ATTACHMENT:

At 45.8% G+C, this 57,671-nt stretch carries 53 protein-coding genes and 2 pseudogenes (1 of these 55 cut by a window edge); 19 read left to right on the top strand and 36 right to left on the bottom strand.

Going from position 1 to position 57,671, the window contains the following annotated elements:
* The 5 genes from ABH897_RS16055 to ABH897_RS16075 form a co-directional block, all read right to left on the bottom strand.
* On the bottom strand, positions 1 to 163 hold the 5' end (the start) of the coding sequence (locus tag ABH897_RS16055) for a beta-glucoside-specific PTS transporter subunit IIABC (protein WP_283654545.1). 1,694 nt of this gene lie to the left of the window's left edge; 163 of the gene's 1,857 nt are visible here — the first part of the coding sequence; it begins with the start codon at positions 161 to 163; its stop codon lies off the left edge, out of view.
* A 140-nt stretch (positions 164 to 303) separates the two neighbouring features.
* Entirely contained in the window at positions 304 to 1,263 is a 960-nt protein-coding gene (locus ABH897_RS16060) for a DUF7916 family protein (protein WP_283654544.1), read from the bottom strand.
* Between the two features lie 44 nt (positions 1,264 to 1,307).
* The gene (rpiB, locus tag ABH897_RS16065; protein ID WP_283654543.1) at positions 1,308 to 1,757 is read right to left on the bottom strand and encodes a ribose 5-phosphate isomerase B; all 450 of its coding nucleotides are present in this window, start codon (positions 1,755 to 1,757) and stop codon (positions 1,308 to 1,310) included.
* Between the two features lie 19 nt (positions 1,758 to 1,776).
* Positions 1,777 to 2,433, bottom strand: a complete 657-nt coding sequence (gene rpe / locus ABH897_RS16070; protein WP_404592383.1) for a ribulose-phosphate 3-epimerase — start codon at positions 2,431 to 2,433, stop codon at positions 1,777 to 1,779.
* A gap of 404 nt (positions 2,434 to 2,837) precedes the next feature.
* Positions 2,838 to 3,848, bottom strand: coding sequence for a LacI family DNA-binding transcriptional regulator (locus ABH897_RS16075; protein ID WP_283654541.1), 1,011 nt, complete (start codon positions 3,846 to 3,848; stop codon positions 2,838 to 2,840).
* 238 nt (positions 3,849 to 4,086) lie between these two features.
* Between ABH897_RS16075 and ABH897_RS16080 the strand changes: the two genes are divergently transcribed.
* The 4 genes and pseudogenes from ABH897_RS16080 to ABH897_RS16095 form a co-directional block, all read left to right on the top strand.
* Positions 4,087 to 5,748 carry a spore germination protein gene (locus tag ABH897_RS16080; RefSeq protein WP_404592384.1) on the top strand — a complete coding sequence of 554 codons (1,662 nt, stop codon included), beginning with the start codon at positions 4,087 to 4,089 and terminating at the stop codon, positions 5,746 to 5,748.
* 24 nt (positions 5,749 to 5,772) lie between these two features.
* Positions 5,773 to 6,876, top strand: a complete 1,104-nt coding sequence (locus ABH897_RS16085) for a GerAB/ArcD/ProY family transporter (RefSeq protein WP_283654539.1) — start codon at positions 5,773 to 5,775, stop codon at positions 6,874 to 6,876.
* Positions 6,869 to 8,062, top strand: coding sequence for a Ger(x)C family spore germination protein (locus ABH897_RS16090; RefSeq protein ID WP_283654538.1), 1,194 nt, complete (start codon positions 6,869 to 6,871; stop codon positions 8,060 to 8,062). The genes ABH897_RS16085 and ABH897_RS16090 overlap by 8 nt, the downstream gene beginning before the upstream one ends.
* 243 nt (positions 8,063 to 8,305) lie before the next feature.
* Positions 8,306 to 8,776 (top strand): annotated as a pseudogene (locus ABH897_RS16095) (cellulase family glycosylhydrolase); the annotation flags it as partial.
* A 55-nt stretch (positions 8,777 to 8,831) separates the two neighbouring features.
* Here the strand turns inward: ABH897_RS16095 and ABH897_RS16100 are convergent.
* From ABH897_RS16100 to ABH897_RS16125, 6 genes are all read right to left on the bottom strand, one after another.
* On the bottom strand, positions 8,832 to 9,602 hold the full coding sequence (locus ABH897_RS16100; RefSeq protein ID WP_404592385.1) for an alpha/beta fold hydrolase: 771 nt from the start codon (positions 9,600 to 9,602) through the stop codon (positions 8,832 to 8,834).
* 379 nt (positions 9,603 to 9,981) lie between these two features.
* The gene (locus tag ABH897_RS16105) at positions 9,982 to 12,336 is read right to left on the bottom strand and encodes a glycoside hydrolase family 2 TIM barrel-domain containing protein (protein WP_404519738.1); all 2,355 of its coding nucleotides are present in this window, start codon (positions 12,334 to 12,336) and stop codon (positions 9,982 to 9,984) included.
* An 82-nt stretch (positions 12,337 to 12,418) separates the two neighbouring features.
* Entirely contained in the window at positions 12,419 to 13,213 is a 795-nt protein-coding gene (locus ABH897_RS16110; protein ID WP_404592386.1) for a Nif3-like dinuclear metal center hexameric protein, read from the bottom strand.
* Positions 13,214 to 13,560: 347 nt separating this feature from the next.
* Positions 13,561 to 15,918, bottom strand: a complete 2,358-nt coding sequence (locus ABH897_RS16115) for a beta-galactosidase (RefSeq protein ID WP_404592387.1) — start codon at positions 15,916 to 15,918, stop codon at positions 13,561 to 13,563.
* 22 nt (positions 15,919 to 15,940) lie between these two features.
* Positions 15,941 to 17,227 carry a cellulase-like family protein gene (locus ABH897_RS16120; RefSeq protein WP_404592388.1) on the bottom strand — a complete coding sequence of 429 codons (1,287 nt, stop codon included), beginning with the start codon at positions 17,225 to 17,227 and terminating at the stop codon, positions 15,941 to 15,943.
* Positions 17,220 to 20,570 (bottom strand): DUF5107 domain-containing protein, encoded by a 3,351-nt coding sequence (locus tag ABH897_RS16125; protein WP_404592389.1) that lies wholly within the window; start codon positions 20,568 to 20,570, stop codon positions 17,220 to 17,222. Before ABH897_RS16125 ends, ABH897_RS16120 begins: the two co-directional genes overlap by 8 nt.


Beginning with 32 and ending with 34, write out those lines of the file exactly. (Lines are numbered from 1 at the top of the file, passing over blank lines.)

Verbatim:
* 22 nt (positions 15,919 to 15,940) lie between these two features.
* Positions 15,941 to 17,227 carry a cellulase-like family protein gene (locus ABH897_RS16120; RefSeq protein WP_404592388.1) on the bottom strand — a complete coding sequence of 429 codons (1,287 nt, stop codon included), beginning with the start codon at positions 17,225 to 17,227 and terminating at the stop codon, positions 15,941 to 15,943.
* Positions 17,220 to 20,570 (bottom strand): DUF5107 domain-containing protein, encoded by a 3,351-nt coding sequence (locus tag ABH897_RS16125; protein WP_404592389.1) that lies wholly within the window; start codon positions 20,568 to 20,570, stop codon positions 17,220 to 17,222. Before ABH897_RS16125 ends, ABH897_RS16120 begins: the two co-directional genes overlap by 8 nt.